New Definition of 'Species' Could Aid Species Identification

Aug 24, 2006

Scientists at Texas Tech University argue that defining mammalian species based on genetics will result in the recognition of many more species than previously thought present. This has profound implications for our knowledge of biodiversity and issues based on it, such as conservation, ecology, and understanding evolution. Their study is published in the latest Journal of Mammalogy.

The classical definition of species was proposed by Ernst Mayr in 1942, defining it as reproductively isolated groups of organisms. According to this study, the problem with applying this concept is that it is hard to observe mating and to know whether there is interbreeding between populations and thus creation of hybrid species. Traditionally, species have been recognized based on physical characteristics, although it has been assumed that species differences are inherited and thereby reflect genetic differences.

Study researchers Robert Baker and Robert Bradley define “species” based on genetic data. The new definition distinguishes species that are genetically isolated from one another. Baker and Bradley’s genetic species concept also differs from the phylogenetic species concept proposed by Joel Cracraft in 1989 by emphasizing genetic isolation and protection of the integrity of the gene pool.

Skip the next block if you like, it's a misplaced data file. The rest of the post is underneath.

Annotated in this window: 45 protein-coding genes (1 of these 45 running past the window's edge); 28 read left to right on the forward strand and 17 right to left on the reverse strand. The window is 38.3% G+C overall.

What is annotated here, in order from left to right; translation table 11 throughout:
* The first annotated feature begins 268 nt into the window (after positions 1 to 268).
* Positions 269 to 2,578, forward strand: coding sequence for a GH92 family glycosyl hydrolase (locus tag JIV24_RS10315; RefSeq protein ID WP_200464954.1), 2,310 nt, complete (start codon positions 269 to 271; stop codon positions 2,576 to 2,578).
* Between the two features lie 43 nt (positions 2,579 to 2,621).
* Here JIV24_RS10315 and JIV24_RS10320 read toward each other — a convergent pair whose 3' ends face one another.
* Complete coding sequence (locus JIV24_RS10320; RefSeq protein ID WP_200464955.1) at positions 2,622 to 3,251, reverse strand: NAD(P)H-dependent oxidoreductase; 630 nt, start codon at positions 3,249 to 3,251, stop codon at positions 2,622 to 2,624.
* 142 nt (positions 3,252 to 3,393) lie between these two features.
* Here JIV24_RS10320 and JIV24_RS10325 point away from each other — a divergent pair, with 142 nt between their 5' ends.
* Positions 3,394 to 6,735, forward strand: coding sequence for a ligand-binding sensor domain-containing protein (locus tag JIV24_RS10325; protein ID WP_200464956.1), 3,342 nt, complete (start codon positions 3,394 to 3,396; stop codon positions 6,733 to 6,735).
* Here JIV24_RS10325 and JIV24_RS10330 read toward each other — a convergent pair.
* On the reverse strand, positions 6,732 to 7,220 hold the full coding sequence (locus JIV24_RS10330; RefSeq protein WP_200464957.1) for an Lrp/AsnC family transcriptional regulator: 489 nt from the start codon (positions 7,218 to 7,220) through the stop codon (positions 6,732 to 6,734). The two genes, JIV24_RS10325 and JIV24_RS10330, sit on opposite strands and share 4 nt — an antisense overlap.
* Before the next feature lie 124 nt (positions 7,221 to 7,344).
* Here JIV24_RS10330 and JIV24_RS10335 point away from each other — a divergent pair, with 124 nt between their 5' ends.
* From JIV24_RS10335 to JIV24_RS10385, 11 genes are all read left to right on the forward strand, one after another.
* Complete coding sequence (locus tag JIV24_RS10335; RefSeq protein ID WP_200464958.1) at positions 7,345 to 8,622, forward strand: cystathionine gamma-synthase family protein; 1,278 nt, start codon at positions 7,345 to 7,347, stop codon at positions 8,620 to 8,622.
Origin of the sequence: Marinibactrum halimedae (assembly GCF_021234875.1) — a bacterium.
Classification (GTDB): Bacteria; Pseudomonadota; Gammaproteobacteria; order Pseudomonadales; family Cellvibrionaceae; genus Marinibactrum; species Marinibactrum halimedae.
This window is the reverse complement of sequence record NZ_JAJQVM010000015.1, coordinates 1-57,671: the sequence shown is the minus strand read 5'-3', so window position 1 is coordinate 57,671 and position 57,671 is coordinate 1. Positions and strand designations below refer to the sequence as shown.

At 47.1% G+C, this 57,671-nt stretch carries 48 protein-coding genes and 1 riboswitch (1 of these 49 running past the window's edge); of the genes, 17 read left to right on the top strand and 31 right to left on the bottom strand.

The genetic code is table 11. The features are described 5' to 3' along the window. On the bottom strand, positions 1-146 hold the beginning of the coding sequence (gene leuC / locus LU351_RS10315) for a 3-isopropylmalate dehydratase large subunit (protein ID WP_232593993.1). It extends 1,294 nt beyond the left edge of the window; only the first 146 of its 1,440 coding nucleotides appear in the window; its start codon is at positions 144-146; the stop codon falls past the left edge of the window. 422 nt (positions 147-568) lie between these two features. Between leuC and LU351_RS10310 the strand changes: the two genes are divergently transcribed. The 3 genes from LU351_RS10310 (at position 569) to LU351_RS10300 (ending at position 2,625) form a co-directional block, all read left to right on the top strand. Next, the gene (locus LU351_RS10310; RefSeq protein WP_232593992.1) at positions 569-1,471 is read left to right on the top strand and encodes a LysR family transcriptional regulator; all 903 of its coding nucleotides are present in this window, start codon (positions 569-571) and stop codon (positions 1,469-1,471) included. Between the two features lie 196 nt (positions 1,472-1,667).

New molecular techniques for sequencing genes provide far greater resolution than was previously available. They also allow researchers to quantify problems in understanding the process of speciation. Using genetic data, it is now possible to distinguish species that are morphologically similar—those known as cryptic species. It is also possible to identify species that hybridize but have gene pools that are protected from one another.

The result of using genetic data is that species can be identified that cannot be distinguished using other methods. Baker and Bradley point out that this means there are doubtless many more species than previously thought. They hypothesize that there are 2,000 more mammalian species than are currently recognized.

According to the authors, this means that we will need to rethink the nature of speciation in mammals, barriers that evolve to produce genetic isolation between species, and how diverse mammals are, as well as other species-based issues such as those relating to conservation and zoonoses, communicable diseases from animals to humans.

To read the entire study, click here.

Source: Alliance Communications Group

Explore further: Japan to continue scientific whaling in Pacific: reports

add to favorites email to friend print save as pdf

Related Stories

Diverse gene pool critical for tigers' survival

4 hours ago

(Phys.org) —New research by Stanford scholars shows that increasing genetic diversity among the 3,000 or so tigers left on the planet is the key to their survival as a species.

Beneficial organisms react differently to parasite drug

Apr 14, 2014